12. Gears.  One of the best ways to get the power to the ground is through gearing.  A 3.73-4.10  gear makes a nice streetable rearend gear.  Some of the trucks came with 2.73 and some with 3.08.  These are terrible gears.  I feel that the 3.42 gear is tolerable in a 2wd especially if its pretty stock. check out the speed calculator on this site on left menu  and play with that calculator. I like my trucks to run around 2000-2400 rpms at 70mph in overdrive.  Less than 2000 and you don’t have any power in overdrive and it just    shifts to 3rd at the least little thing.  Over 2400 will make more power but gas    mileage will suffer.  In that range and the gas mileage will be fine.  For speedo calibration for a tire and gear change go to the menu link for VSSB Calibration    for 4L60E,4L80E or 5spd trucks and      for 4L60 700R4 trucks.

13. Torque converter for you automatic lovers.  The stock V8 converter stalls at 1400 rpm which is very low.  The 95+ S10 4.3L V6 torque converter stalls 2000-2200    rpm.  That 600 rpms will help keep your engine in its powerband and thus make it faster.  If you go with a cam with over 212 duration @ .050″ (which I don’t really recommend with TBI anyway) then a higher stall would be advised for most street applications. The 2000 stall  is a good upgrade that won’t screw up your gas mileage, burn up your trans, break the budget, or be unbearable on the street.

4×4 guys, I typically don’t recommend the higher stall converter.  If you go off roading that extra converter slippage can be a nuisance.

14. Oil pumps, I have decided to add this on the list as TOO many people when building engines put high volume oil pumps in their motors and don’t do this for a few reasons. 1. you would need to run a 7qt oil pan or you will suck the stock pan empty with any spirited use.  2. It takes 20hp to turn a high volume pump at higher rpms over a std volume pump. 3. Unless you prep the block properly you will end up sending too much oil to the hydraulic lifters and pump them up too much causing vacuum issues and poor performance.  I use a std volume, high pressure pump and its better than stock TBI oil pump and will save us both a LOT of headaches.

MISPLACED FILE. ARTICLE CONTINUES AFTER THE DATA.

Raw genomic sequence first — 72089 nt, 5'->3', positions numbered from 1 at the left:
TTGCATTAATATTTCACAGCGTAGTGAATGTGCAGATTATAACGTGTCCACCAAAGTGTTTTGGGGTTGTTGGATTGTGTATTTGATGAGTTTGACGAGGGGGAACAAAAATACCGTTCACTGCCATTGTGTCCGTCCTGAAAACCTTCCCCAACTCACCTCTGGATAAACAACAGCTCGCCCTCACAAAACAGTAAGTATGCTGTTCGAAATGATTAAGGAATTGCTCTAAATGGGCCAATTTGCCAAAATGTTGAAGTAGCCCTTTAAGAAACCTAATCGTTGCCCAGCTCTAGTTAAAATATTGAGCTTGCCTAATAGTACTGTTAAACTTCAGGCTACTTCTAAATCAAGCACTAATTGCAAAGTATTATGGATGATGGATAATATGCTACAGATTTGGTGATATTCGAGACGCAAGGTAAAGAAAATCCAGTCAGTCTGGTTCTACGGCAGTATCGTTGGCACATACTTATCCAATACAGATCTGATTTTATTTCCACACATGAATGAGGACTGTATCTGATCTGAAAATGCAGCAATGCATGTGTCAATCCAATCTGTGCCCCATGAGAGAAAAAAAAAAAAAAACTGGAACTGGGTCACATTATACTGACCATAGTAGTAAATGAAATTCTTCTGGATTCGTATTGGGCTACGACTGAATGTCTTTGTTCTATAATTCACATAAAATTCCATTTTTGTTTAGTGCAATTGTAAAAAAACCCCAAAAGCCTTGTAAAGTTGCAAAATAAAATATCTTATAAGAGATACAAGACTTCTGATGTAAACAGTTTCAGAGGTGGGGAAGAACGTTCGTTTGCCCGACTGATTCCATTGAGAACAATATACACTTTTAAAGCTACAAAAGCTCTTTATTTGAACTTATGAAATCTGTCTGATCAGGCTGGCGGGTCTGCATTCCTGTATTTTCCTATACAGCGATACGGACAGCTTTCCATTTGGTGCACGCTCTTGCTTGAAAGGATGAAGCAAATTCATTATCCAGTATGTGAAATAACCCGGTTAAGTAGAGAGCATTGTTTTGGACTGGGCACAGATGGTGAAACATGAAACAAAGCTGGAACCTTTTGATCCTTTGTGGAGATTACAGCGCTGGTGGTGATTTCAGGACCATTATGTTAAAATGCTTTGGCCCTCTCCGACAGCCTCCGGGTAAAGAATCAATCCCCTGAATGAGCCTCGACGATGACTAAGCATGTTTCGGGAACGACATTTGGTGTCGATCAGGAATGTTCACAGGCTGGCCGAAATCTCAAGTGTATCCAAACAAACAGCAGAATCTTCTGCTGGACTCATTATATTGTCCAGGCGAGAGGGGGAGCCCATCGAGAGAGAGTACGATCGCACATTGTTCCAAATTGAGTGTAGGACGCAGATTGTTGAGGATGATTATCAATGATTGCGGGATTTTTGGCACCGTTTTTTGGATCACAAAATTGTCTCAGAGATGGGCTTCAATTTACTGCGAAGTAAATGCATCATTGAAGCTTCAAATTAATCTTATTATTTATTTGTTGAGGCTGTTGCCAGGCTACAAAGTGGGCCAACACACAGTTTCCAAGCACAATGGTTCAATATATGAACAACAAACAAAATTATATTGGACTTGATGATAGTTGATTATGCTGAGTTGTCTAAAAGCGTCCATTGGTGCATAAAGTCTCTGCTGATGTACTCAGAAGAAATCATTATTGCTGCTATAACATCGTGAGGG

15. Never thought I would need to put this on here but just too many issues with these items to ignore. Avoid Bosch o2 sensors, for some reason they cause problems with TBI systems.  I haven’t figured out why they work differently yet but until then, I recommend avoiding them.  Next is spark plugs, Avoid the fancy plugs like the Platinums and E3 plugs for some reason they don’t work well with TBI either.  I haven’t found anything better than a good old AC Delco R44TS or R44LTS depending on which plug length you need for your heads.  Most aluminum heads and the vortec heads require the longer LTS plug where the TBI heads and most old iron heads use the shorter TS plugs.

16. I had a customer email me this link asking about it so I thought I had better post it on here. Biggest waste of $900 that I have seen for TBI.  Crappy Holley throttle body stuck on a stock edlebrock intake with unmodified 42mm bores in that intake which isn’t going to let near the airflow in that the 52mm Holley TBI has to offer even if the Holley throttle body wasn’t so bad.

17. PCV Valves.  A customer recently did some research on this after having issues with his engine and so I feel its something, I need to mention.  most of you if you have a 350 and you go to a mild 350 upgrade will be fine with a stock 350 PCV valve.  if you went from 4.3L or 305 to a 350 then you certainly need to change it as they are different.  now if you have a 383 or 350 with at least a level 5 camshaft then you may need to use the PCV valve that GM uses in their ZZ383 crate engine.

GM Performance ZZ383 engine is recommended to use GM # 6487779 PCV valve, which cross references to Purolator # PV774.

Product Description

This PCV valve functions better with the lower vacuum signal of a performance engine using a camshaft with more duration and overlap.